Today, we have two questions about underlying rules and structures that you have to figure out to keep from constantly banging your head into a wall.
I wrote in Bullish: Social Class in the Office about how my high school debate coach not only taught me to properly shake hands, but explained to me why it was important to cordially shake hands with your enemies (hint: so observers you hope to bring over to your side don’t think you’re an asshole before you even start talking!)
He also explained to me that different debate judges valued different things when judging. Some of them wanted to give the win to the person with the best arguments. Some gave more weight to the skill and style with which the arguments were delivered. But some of the judges were unqualified dumbasses who just voted for whoever was nicest. (While some debate judging is surely based on opinion, some is quite objective – for instance, if your opponent gives three reasons for his main contention and you fail to respond to one of them in the speech directly following, you’ve lost that point and are not allowed to bring it up in a subsequent speech. If his point was in any way important, you’ve probably lost.)
One such judge penalized me when my opponent asked, “What is the origin of the natural rights?” and I responded, calmly, that I had just spent most of my speech arguing that there were no such thing, so I could not tell her the origin of something that does not exist. My opponent asked again, and again, and again. I said, “It’s like your asking me what a unicorn eats. If there are no unicorns, the question is unanswerable.” The judge wrote “refused to answer question” on the ballot, and voted accordingly.
I’m still mad about that. But my life got a lot easier when I took my coach’s advice. Did the judge seem to have no idea how debates worked? Was she, for instance, not taking notes in a column-based format that tracked what responses were made to what arguments? If so, be really nice. Soooo nice. So nice that you destroy your enemies.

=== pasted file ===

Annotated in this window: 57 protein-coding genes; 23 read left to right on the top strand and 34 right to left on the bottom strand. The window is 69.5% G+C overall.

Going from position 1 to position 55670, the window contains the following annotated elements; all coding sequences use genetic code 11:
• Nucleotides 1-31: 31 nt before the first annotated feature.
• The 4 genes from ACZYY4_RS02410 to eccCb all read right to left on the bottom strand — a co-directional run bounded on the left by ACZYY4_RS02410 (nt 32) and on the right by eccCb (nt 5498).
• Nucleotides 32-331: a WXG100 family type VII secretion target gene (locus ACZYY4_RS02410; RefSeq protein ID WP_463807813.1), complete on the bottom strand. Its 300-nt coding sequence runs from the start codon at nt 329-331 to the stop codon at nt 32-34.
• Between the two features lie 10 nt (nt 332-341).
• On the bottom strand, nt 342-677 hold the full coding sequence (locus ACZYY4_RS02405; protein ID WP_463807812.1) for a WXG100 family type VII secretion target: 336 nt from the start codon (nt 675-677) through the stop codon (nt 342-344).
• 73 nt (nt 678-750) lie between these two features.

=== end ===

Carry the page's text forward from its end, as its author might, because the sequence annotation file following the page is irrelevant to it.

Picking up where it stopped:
By expecting absolute objectivity and fairness, I was penalizing myself. By seeing the rules and systems as they really were, I was able to beat everyone.
In a weird sense, many unfair systems are sort of fair in the sense that at least the tacit, unofficial rules aren’t that hard to figure out when you really look. Some judges just want to vote for a smiling, upstanding young person. Some bosses just want you to not cause them any trouble. Some want you to do awesome things they can take credit for. Some are super-competent people who are hoping you’ll act exactly as they would in every situation.
If there were a ballot for performance in life, I could write “unreasonable expectations of fairness” on it for a lot of young women I know.
Let’s see the first question.
I’m a final year medical student in the United Kingdom. In a few months I will be sitting a Situational Judgement Test (sort of a psychometric test – more here). It’s a new format (we will be the first applicants using this system) for job allocation of all the final years and soon-to-be doctors in the UK. I will be “competing” with thousands of medical students for my first choice of job placement and I would like to improve my odds.
I would like your advice on how to succeed on test like this. I know it is an odd request but I know you are an extremely intelligent woman and I would really appreciate your insight as to how I can come out tops in this situation.
How interesting! I do a lot of work with standardized tests, and am always interested in test design.